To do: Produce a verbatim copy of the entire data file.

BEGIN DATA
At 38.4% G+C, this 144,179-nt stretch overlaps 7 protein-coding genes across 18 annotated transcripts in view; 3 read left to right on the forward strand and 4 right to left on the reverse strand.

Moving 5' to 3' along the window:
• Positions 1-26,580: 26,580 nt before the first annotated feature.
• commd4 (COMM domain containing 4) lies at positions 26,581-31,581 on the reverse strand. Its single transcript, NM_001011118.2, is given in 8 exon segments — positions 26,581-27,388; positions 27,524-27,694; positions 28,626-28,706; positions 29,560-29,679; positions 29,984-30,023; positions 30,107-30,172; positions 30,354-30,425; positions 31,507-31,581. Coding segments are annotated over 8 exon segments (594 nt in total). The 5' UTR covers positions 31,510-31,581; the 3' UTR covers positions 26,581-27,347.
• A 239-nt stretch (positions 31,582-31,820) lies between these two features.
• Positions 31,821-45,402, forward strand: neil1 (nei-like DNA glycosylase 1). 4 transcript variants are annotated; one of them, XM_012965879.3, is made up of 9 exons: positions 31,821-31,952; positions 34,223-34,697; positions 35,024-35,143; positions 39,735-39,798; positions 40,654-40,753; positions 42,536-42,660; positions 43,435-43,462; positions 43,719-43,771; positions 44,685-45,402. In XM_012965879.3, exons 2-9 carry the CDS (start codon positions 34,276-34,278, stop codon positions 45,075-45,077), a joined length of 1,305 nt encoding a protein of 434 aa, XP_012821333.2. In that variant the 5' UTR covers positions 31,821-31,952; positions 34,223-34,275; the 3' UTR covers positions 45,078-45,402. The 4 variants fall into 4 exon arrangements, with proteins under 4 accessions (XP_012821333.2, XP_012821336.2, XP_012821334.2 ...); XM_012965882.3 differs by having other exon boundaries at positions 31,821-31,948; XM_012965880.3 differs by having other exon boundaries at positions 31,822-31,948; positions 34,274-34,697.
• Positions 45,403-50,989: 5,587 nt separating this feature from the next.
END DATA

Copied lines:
At 38.4% G+C, this 144,179-nt stretch overlaps 7 protein-coding genes across 18 annotated transcripts in view; 3 read left to right on the forward strand and 4 right to left on the reverse strand.

Moving 5' to 3' along the window:
• Positions 1-26,580: 26,580 nt before the first annotated feature.
• commd4 (COMM domain containing 4) lies at positions 26,581-31,581 on the reverse strand. Its single transcript, NM_001011118.2, is given in 8 exon segments — positions 26,581-27,388; positions 27,524-27,694; positions 28,626-28,706; positions 29,560-29,679; positions 29,984-30,023; positions 30,107-30,172; positions 30,354-30,425; positions 31,507-31,581. Coding segments are annotated over 8 exon segments (594 nt in total). The 5' UTR covers positions 31,510-31,581; the 3' UTR covers positions 26,581-27,347.
• A 239-nt stretch (positions 31,582-31,820) lies between these two features.
• Positions 31,821-45,402, forward strand: neil1 (nei-like DNA glycosylase 1). 4 transcript variants are annotated; one of them, XM_012965879.3, is made up of 9 exons: positions 31,821-31,952; positions 34,223-34,697; positions 35,024-35,143; positions 39,735-39,798; positions 40,654-40,753; positions 42,536-42,660; positions 43,435-43,462; positions 43,719-43,771; positions 44,685-45,402. In XM_012965879.3, exons 2-9 carry the CDS (start codon positions 34,276-34,278, stop codon positions 45,075-45,077), a joined length of 1,305 nt encoding a protein of 434 aa, XP_012821333.2. In that variant the 5' UTR covers positions 31,821-31,952; positions 34,223-34,275; the 3' UTR covers positions 45,078-45,402. The 4 variants fall into 4 exon arrangements, with proteins under 4 accessions (XP_012821333.2, XP_012821336.2, XP_012821334.2 ...); XM_012965882.3 differs by having other exon boundaries at positions 31,821-31,948; XM_012965880.3 differs by having other exon boundaries at positions 31,822-31,948; positions 34,274-34,697.
• Positions 45,403-50,989: 5,587 nt separating this feature from the next.